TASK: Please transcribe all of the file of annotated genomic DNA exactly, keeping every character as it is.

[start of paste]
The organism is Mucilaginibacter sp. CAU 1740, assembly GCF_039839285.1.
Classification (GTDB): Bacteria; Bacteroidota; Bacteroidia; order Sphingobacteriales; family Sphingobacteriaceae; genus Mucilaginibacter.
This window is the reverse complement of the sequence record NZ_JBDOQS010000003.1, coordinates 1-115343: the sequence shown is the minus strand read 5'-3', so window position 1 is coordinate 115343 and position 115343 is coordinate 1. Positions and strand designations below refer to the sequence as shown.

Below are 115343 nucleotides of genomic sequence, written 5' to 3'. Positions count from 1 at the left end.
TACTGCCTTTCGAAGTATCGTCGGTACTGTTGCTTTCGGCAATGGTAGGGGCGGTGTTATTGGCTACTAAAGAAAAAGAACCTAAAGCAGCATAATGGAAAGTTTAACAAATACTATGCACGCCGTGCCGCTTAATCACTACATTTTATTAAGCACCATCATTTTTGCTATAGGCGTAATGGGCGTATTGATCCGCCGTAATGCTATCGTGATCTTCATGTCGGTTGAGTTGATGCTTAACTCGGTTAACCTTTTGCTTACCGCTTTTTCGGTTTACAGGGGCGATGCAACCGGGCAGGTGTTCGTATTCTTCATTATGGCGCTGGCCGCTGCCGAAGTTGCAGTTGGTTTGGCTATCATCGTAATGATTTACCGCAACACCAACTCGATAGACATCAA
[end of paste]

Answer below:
The organism is Mucilaginibacter sp. CAU 1740, assembly GCF_039839285.1.
Classification (GTDB): Bacteria; Bacteroidota; Bacteroidia; order Sphingobacteriales; family Sphingobacteriaceae; genus Mucilaginibacter.
This window is the reverse complement of the sequence record NZ_JBDOQS010000003.1, coordinates 1-115343: the sequence shown is the minus strand read 5'-3', so window position 1 is coordinate 115343 and position 115343 is coordinate 1. Positions and strand designations below refer to the sequence as shown.

Below are 115343 nucleotides of genomic sequence, written 5' to 3'. Positions count from 1 at the left end.
TACTGCCTTTCGAAGTATCGTCGGTACTGTTGCTTTCGGCAATGGTAGGGGCGGTGTTATTGGCTACTAAAGAAAAAGAACCTAAAGCAGCATAATGGAAAGTTTAACAAATACTATGCACGCCGTGCCGCTTAATCACTACATTTTATTAAGCACCATCATTTTTGCTATAGGCGTAATGGGCGTATTGATCCGCCGTAATGCTATCGTGATCTTCATGTCGGTTGAGTTGATGCTTAACTCGGTTAACCTTTTGCTTACCGCTTTTTCGGTTTACAGGGGCGATGCAACCGGGCAGGTGTTCGTATTCTTCATTATGGCGCTGGCCGCTGCCGAAGTTGCAGTTGGTTTGGCTATCATCGTAATGATTTACCGCAACACCAACTCGATAGACATCAA